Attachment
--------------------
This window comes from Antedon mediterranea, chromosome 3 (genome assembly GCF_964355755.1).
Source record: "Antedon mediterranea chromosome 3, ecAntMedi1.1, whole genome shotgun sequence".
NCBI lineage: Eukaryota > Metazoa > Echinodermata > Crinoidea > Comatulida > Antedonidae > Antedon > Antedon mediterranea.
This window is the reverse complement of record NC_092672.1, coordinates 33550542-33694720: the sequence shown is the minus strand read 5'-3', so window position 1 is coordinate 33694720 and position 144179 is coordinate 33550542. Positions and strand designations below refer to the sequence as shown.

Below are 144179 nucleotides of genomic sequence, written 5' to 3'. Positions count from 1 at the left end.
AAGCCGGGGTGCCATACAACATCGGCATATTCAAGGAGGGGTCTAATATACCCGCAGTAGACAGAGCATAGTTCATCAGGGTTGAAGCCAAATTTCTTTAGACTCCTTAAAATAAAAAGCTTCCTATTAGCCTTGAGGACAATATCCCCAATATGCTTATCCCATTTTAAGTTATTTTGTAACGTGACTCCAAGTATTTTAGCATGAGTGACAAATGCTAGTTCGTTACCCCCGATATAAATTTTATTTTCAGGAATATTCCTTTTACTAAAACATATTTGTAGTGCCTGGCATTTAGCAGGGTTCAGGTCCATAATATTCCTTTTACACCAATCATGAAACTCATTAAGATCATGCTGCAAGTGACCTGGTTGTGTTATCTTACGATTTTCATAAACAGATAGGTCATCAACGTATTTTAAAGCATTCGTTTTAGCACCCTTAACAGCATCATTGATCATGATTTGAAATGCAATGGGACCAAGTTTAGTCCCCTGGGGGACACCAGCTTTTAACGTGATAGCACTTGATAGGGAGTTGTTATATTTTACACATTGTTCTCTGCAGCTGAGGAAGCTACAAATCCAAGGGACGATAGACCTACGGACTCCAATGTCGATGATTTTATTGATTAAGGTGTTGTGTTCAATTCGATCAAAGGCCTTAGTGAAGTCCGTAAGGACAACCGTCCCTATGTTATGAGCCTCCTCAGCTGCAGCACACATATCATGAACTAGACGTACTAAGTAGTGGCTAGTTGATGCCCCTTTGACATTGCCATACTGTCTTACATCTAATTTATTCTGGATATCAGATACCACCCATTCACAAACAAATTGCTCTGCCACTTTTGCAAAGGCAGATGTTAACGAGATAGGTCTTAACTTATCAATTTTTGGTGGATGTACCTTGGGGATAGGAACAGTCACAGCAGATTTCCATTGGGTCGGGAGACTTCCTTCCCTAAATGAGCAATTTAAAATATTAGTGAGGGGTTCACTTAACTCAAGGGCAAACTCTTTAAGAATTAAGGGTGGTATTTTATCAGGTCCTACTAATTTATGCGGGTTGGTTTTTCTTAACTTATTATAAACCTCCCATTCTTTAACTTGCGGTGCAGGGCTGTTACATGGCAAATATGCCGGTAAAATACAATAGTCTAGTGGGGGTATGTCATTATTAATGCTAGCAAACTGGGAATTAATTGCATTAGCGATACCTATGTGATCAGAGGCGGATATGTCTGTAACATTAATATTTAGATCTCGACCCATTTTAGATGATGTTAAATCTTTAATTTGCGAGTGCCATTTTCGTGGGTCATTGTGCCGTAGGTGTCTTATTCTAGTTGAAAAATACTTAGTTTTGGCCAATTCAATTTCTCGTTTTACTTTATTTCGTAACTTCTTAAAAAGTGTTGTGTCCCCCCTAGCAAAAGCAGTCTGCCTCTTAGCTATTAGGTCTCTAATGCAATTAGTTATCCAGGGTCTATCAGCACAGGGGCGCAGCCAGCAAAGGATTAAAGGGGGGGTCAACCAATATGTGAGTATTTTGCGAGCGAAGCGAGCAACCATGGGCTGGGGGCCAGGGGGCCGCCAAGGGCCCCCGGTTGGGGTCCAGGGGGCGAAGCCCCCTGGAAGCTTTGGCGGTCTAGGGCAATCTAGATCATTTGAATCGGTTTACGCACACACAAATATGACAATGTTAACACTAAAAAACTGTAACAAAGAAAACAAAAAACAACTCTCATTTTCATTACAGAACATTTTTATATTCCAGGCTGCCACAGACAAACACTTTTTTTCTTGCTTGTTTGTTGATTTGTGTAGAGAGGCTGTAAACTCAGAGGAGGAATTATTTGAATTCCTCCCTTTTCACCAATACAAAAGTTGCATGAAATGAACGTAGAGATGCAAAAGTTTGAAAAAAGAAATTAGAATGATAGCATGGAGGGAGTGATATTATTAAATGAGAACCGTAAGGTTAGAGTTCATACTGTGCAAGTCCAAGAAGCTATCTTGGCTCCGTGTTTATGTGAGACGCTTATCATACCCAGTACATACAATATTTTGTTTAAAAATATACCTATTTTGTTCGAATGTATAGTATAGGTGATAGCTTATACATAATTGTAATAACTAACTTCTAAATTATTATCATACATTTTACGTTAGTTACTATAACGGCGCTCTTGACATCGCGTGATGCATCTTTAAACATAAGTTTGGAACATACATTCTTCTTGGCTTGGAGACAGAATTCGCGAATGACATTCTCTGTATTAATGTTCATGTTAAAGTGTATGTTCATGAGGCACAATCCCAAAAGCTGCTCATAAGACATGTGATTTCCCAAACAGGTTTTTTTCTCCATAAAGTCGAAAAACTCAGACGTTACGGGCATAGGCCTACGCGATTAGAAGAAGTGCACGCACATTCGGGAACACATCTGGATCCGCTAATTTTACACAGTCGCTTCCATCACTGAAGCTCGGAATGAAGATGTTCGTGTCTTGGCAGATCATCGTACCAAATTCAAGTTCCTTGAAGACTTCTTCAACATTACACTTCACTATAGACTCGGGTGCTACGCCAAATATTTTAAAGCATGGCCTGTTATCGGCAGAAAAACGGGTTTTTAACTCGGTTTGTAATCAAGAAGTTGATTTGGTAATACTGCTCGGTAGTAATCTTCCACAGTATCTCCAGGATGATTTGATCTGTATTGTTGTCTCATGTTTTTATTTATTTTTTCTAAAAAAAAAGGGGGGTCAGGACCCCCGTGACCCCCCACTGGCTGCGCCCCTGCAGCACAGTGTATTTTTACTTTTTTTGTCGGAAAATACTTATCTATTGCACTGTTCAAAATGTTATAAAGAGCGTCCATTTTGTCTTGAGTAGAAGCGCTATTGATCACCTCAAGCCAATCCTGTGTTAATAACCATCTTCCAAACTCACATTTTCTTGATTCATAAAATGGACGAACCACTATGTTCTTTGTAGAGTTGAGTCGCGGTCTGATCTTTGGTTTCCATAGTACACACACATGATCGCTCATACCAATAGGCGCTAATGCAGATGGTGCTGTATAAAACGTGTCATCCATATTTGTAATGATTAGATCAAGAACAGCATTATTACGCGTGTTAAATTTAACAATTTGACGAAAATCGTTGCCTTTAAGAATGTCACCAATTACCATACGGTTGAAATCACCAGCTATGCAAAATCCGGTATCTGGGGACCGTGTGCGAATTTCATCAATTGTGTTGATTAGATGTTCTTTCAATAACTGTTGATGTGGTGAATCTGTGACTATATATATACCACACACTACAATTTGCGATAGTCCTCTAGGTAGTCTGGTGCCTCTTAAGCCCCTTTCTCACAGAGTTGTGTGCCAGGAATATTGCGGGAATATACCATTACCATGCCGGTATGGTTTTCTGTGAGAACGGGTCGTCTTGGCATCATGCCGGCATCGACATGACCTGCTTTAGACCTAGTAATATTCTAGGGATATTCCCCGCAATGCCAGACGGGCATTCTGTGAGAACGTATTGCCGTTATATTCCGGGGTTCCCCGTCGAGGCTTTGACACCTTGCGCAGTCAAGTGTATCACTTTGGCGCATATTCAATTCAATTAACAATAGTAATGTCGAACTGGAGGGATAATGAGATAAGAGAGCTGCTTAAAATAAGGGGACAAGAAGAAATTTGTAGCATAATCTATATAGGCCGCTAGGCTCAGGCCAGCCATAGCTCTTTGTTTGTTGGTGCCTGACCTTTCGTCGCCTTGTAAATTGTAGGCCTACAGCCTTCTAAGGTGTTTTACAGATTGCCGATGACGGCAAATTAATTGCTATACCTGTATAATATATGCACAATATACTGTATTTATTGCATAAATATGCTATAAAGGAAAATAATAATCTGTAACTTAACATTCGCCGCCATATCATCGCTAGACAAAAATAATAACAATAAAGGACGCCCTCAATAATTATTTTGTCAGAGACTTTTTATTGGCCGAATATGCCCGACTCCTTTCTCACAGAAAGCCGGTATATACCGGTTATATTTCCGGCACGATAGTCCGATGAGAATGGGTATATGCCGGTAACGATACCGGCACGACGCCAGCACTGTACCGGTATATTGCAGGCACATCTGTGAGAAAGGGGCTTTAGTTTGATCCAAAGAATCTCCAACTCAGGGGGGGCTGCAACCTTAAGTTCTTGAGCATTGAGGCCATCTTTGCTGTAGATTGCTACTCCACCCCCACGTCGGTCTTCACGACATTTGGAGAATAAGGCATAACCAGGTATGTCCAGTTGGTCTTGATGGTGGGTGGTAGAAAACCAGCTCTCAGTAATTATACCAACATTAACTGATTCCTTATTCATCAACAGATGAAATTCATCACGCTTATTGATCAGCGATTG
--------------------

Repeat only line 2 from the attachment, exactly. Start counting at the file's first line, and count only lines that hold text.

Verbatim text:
Source record: "Antedon mediterranea chromosome 3, ecAntMedi1.1, whole genome shotgun sequence".